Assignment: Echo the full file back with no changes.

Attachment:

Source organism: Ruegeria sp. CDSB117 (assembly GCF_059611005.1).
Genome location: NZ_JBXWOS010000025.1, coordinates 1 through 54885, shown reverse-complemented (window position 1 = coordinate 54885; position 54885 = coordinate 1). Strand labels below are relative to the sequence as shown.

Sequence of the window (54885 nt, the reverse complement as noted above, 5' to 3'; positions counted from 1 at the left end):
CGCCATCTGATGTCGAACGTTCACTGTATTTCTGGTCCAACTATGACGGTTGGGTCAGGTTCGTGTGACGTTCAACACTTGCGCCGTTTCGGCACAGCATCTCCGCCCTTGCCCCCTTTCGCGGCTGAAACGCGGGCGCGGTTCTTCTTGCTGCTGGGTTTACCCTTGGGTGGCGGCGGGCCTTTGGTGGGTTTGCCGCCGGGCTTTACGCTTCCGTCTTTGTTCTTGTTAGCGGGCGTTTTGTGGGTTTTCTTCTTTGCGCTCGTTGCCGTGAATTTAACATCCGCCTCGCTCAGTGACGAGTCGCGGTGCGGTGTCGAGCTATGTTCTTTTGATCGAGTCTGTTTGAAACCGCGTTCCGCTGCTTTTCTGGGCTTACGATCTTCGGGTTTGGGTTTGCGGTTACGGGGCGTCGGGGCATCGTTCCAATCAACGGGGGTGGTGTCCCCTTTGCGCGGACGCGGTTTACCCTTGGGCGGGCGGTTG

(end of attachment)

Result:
Source organism: Ruegeria sp. CDSB117 (assembly GCF_059611005.1).
Genome location: NZ_JBXWOS010000025.1, coordinates 1 through 54885, shown reverse-complemented (window position 1 = coordinate 54885; position 54885 = coordinate 1). Strand labels below are relative to the sequence as shown.

Sequence of the window (54885 nt, the reverse complement as noted above, 5' to 3'; positions counted from 1 at the left end):
CGCCATCTGATGTCGAACGTTCACTGTATTTCTGGTCCAACTATGACGGTTGGGTCAGGTTCGTGTGACGTTCAACACTTGCGCCGTTTCGGCACAGCATCTCCGCCCTTGCCCCCTTTCGCGGCTGAAACGCGGGCGCGGTTCTTCTTGCTGCTGGGTTTACCCTTGGGTGGCGGCGGGCCTTTGGTGGGTTTGCCGCCGGGCTTTACGCTTCCGTCTTTGTTCTTGTTAGCGGGCGTTTTGTGGGTTTTCTTCTTTGCGCTCGTTGCCGTGAATTTAACATCCGCCTCGCTCAGTGACGAGTCGCGGTGCGGTGTCGAGCTATGTTCTTTTGATCGAGTCTGTTTGAAACCGCGTTCCGCTGCTTTTCTGGGCTTACGATCTTCGGGTTTGGGTTTGCGGTTACGGGGCGTCGGGGCATCGTTCCAATCAACGGGGGTGGTGTCCCCTTTGCGCGGACGCGGTTTACCCTTGGGCGGGCGGTTG